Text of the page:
When Erin’s magic manifested at puberty, her parents sold her to the Illuminati thinking they would train her to use her immense powers. The Illuminati trained Erin how to use her powers but as an assassin, spy, and thief. However, when they sent Erin to steal a magical artifact that revealed the truth, she realized the Illuminati was actually an evil organization hellbent on power. Because of their deception, the Illuminati paid the ultimate price and was decimated.
Thousands of miles away, Erin finds herself a job in a magical little bar. Soon she realizes that the Illuminati isn’t as out of the picture as she would have hoped. Erin must get to the bottom of a vampire power struggle and avoid the path of a vengeful Hunter if she wishes to continue living a normal, peaceful life.
I loved the premise of this novel, which is why I downloaded it onto my kindle app as soon as I read the synopsis. However, the second I started reading, I had to confirm that this was actually the first novel in the series. The author’s writing is all over the place. It is almost as if she expects you to already know everything about the characters and jumps around accordingly. It felt like I was plopped down in the middle of the story within the first few pages. Absolutely nothing in this novel was compelling. I didn’t truly believe the Illuminati were evil because there was no reason to.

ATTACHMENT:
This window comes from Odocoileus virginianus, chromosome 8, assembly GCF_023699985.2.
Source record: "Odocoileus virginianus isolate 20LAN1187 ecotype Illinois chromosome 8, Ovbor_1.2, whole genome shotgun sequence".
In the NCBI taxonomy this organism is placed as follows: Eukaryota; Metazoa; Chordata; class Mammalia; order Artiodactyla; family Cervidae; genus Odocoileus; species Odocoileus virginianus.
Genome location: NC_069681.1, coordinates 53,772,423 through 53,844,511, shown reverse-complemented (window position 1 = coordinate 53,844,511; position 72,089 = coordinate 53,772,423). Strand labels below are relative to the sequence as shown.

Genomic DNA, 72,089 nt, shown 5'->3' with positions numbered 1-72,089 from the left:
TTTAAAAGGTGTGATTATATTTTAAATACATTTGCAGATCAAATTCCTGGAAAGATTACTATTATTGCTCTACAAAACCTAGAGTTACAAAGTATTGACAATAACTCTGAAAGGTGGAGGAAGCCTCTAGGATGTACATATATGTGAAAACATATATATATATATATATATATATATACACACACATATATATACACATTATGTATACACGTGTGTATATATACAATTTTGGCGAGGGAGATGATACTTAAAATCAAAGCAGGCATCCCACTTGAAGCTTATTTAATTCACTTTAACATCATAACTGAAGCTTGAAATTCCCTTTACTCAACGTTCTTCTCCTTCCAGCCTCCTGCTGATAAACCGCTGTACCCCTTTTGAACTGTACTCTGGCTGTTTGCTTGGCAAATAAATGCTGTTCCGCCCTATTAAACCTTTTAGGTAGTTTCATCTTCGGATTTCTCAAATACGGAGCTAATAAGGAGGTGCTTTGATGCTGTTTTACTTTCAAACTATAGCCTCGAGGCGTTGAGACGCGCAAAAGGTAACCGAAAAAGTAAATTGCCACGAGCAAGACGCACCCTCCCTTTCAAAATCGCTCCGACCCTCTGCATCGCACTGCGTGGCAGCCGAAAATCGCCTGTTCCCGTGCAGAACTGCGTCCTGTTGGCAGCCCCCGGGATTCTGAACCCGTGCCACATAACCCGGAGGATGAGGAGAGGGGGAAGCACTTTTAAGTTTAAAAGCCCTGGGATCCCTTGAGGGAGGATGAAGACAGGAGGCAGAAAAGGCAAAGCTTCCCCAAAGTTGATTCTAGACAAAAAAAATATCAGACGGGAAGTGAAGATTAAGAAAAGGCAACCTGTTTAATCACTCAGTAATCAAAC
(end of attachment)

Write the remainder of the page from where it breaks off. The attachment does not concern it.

I also felt as though Erin flipped back and forth between worldly to childlike in a way that didn’t make sense. She has traveled far and wide, yet had never actually tried pizza? The reasoning behind that was because she had only been to the fanciest of restaurants to seduce her prey, but while she was hunting them she wasn’t able to make her own food choices? Erin also completely lacked any sex appeal whatsoever yet her prowess was mentioned an innumerable amount of times in the novel. She was supposed to have seduced powerful men but she can’t have a normal conversation with a man? These are not the only issues I had with the story telling. Erin reminisced on traveling to far away lands, including Ireland which is an entire island, and yet she claimed to have never spent time at the ocean. Erin was meant to be trained as a spy and yet she told secrets to literally every character in the novel. With every page I became more and more frustrated with the misalignments in her character.
Although this is a series, the first novel was more than enough for me. I do not feel compelled to find out any more about any singular character within the pages of this book.